Just the other day the Federal Reserve raised interest rates once again. They also maintained that they will shoot for three interest rate hikes next year as their goal. Of course this is flexible and is more of an assumption for now.
The Federal Reserve has a history of raising rates right into new market recessions. Another way of looking at it is that when the Federal Reserve raises interest rates it causes a recession. We can debate that another time but the question is, if the raising of rates causes lower market prices then why hasn't it happened yet? The Fed has raised rates now from 0% to 1.5% so why has the market continued higher?
Here's the thing, you, or I have never seen interest rates at 0% prior to the 2008 crisis. Previously when the Fed lowered rates it wasnt to 0%. This was a severe exception to every other time in history. When the Fed lowered rates in the past we were talking a move from double digits to single digits, not to 0%.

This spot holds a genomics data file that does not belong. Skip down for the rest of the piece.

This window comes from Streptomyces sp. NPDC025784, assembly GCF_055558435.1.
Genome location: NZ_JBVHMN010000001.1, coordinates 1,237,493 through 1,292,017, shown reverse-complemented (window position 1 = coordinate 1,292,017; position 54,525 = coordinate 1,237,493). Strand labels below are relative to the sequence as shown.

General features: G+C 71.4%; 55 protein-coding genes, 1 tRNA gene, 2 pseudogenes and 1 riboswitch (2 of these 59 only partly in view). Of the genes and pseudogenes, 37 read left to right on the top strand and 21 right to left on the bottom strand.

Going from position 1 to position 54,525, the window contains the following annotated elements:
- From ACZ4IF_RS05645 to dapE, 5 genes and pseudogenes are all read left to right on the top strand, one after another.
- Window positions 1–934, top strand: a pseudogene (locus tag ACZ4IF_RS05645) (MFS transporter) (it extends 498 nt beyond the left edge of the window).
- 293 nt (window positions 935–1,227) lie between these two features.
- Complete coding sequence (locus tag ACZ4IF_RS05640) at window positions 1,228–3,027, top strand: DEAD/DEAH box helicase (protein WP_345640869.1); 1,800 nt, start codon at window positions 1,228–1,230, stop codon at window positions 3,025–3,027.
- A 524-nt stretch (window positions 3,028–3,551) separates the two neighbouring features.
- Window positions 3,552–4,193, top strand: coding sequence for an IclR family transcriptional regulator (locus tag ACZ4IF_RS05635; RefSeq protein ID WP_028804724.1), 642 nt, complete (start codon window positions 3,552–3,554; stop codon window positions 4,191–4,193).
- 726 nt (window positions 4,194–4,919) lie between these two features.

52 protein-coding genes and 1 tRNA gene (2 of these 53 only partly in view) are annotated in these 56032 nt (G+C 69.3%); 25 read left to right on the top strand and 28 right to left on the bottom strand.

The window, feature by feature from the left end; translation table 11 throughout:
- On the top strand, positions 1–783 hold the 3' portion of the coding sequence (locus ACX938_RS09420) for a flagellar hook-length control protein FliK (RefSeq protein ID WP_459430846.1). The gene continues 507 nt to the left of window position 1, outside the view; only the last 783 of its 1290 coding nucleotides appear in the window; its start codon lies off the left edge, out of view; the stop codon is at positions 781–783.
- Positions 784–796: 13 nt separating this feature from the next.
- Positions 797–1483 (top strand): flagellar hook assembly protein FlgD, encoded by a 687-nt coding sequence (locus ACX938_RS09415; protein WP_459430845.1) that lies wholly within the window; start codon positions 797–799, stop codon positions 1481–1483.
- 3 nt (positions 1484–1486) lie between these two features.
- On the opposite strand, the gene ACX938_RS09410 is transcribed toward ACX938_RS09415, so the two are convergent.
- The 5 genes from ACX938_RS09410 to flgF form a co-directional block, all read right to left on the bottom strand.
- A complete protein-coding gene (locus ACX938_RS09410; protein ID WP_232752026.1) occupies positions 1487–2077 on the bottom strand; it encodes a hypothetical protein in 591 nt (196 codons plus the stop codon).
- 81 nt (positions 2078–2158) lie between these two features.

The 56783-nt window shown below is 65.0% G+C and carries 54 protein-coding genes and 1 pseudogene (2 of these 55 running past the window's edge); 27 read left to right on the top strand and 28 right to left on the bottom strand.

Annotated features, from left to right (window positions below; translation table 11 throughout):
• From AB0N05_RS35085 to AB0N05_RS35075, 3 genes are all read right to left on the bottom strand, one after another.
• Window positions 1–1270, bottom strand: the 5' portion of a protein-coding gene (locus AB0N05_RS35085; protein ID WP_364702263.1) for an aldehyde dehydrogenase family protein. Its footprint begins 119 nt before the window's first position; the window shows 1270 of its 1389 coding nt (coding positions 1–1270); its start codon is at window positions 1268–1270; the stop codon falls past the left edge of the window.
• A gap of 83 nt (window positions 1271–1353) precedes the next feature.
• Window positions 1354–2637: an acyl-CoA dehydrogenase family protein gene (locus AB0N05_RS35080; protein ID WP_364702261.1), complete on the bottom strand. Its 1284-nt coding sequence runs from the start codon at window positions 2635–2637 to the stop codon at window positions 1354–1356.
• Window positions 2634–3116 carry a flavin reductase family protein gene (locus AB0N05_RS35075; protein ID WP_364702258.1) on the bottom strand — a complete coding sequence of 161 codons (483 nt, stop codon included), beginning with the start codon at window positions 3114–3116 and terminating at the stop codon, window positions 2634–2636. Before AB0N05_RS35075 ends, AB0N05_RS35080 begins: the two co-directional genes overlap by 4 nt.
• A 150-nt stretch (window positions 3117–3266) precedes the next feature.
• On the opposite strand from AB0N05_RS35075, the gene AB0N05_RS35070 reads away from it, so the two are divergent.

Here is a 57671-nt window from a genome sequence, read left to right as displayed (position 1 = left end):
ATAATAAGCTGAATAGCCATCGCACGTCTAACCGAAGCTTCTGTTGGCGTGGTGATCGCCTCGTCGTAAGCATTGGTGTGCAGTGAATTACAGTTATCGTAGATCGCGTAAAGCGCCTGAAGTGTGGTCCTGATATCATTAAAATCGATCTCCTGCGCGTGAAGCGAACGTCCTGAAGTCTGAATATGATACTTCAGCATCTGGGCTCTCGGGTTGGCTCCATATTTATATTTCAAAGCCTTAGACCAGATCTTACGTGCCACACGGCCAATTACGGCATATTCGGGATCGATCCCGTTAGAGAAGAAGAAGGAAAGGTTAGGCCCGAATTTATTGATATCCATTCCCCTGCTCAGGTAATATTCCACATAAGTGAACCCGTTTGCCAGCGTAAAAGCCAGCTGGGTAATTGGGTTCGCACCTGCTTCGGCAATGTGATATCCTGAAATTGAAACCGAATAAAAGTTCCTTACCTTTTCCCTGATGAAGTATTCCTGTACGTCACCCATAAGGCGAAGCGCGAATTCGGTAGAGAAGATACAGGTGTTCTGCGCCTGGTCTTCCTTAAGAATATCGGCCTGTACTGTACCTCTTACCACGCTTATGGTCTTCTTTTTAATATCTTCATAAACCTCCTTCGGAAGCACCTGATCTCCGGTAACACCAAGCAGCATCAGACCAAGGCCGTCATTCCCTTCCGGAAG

So, when it came time to raise rates again it really slowed down the credit markets. This time a rate hike from 0.25% to say 0.75% doesn't really hurt anyone, BUT there will come a point where it does. So what is the magic number that begins to put pressure on the markets?
Well, one other thing to consider is the stock markets impressive returns. Why on earth would someone take money out of the stock market which is yielding double digits, and put it in a bond market for 1.5%? They wouldnt, and they haven't. At some point it would be worth it to reduce stock market risk and get into bonds and analysts mostly agree that this is when rates return to somewhere in the 3% range.
At 3% or more it starts to make some sense to move a little money to the bond market, especially for older investors. Now a little market risk, and some bond risk makes sense again for the first time in over a decade.